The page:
7-Eleven Japan, eco konbini, eco konbini japan, green 7-eleven stores japan, eco friendly convenience store
Image © David Oooms

With their excessive fluorescent lights and gigantic energy-sucking coolers, convenience stores are at the bottom of the green building totem poll. But 7-Eleven Japan found success with an eco-friendly store prototype that they will now officially open in 100 different locations by the end of the month. The green stores use LED lighting, solar-powered electricity, and reflective flooring to reduce the need for harsh overhead lights.

7-Eleven Japan, eco konbini, eco konbini japan, green 7-eleven stores japan, eco friendly convenience store
Image © Marko Kudjerski

The roof mounted solar panels will account for a third of the stores’ electricity, and sensors in the indoor lights will automatically adjust the lights when less power is needed. 7-Eleven’s eco-plans also call for the renovation of 100 existing locations. They’ll be converted to run on solar power and outfitted with electric charging stations for EVs.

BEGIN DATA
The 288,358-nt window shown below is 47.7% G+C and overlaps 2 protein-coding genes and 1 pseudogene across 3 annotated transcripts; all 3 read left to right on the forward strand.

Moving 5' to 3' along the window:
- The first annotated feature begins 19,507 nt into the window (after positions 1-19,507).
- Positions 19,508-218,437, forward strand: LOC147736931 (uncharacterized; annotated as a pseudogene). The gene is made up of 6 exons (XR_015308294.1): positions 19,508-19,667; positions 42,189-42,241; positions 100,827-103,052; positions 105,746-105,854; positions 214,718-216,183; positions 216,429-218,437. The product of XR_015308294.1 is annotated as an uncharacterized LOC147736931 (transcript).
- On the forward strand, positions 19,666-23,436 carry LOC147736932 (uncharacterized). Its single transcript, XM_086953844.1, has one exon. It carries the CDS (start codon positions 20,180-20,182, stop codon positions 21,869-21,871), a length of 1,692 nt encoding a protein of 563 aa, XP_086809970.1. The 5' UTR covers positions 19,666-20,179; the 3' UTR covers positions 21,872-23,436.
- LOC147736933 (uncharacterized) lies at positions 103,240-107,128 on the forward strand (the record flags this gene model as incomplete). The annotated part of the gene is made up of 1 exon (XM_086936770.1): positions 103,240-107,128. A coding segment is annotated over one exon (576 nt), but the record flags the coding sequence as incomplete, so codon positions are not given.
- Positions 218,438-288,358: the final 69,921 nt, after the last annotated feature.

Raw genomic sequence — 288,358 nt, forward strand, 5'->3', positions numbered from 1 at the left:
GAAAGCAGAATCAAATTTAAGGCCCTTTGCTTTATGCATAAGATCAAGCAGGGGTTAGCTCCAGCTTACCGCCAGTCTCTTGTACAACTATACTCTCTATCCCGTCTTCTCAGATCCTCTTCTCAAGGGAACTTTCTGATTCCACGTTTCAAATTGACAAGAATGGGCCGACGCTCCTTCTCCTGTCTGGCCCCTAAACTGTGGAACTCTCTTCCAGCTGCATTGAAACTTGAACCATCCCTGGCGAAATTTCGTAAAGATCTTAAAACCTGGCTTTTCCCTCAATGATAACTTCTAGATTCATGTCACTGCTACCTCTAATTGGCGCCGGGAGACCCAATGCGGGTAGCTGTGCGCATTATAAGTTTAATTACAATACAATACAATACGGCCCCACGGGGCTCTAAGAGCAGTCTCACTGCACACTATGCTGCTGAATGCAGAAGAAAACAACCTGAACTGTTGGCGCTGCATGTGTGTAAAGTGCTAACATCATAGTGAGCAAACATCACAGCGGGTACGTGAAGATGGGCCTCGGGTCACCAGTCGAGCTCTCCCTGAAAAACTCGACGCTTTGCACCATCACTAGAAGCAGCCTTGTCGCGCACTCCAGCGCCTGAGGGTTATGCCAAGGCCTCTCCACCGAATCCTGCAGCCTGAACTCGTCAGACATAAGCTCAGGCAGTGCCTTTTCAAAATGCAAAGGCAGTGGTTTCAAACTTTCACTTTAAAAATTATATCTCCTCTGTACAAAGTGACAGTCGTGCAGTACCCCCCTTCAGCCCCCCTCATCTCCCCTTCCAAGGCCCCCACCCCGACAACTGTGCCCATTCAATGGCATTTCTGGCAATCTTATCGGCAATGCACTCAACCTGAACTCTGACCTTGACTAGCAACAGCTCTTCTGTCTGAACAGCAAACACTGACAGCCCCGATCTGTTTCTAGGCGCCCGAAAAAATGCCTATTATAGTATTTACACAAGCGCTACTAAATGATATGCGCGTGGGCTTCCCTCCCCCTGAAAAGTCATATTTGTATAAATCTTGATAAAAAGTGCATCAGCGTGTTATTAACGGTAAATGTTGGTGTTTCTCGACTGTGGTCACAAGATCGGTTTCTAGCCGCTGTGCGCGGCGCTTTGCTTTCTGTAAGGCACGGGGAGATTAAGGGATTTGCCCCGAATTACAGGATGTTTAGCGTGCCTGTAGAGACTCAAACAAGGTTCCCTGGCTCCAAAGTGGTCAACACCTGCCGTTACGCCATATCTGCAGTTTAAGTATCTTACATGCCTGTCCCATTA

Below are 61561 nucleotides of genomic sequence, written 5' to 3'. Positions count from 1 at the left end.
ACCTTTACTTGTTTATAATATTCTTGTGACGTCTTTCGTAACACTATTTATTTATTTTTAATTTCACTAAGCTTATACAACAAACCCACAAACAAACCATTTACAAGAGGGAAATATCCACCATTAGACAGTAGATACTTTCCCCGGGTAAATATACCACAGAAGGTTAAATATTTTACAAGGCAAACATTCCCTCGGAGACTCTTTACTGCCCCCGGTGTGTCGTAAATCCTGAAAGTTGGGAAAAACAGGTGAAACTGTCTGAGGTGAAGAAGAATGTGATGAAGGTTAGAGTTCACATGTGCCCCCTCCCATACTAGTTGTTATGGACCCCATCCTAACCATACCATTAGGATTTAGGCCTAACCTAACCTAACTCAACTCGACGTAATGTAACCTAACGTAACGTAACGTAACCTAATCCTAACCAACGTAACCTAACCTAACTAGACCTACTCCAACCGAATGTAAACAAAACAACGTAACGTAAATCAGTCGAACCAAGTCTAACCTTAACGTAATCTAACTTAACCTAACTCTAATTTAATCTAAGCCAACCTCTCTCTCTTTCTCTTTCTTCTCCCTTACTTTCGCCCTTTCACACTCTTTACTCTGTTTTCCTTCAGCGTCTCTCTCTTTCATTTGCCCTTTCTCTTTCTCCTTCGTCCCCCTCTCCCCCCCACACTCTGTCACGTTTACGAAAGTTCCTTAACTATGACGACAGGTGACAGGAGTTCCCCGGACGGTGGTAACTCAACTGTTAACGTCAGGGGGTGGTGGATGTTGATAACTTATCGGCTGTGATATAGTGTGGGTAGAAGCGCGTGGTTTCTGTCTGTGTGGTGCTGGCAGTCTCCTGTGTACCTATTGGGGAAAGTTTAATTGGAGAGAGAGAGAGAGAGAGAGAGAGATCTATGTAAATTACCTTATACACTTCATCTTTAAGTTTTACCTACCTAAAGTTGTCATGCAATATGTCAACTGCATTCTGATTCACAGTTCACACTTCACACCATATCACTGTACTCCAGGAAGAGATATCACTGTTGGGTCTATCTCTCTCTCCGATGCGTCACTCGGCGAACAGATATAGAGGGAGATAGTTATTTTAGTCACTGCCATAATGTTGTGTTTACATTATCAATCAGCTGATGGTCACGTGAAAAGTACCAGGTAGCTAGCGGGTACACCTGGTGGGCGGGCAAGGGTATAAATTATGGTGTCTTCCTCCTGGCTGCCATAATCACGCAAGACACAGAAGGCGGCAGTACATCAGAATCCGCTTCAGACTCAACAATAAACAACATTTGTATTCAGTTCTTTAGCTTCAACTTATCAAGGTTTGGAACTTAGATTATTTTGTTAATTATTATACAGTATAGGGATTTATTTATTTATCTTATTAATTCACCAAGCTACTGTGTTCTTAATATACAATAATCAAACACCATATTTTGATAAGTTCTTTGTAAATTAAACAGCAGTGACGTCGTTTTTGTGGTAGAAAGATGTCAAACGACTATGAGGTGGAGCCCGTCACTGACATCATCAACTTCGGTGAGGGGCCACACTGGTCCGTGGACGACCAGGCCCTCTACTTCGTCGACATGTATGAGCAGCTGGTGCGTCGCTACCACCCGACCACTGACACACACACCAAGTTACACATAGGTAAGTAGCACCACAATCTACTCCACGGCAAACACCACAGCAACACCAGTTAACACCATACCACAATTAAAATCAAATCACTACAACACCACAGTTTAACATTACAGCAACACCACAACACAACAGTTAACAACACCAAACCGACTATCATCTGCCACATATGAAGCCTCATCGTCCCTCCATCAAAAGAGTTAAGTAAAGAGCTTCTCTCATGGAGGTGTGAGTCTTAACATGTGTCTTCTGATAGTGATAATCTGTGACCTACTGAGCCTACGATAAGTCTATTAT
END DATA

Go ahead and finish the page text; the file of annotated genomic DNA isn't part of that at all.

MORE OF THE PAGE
The main obstacle to the green convenience stores, called eco-konbinis, is the price. A green 7-Eleven costs as much as 30 percent more to build than a normal 7-Eleven. For stores operating as franchises, the cost falls mostly on the owners, typically small businesses. Subsidies from the government offset less than 10 percent of the expense. No details were given on the amount the stores would save on energy bills.

7-Eleven stores around the world have begun implementing greener practices. About 5,000 stores in Taiwan operate as eco-konbinis, and stores in Malaysia, the Philippines and Hong Kong are testing LEDs. In 2009, the first green 7-Eleven in the U.S. opened in Florida.

WHY THIS MATTERS

7-Eleven’s efforts can set an example for convenience stores around the world. Even something as simple as switching from fluorescent lights to LEDs can save immense amounts of energy. A solar energy specialist told the New York Times that retrofitting just 100 7-Eleven stores is the equivalent of taking 600 cars off the road. That’s a huge impact! Now, if only they could make organic slurpees!

Via Environmental Leader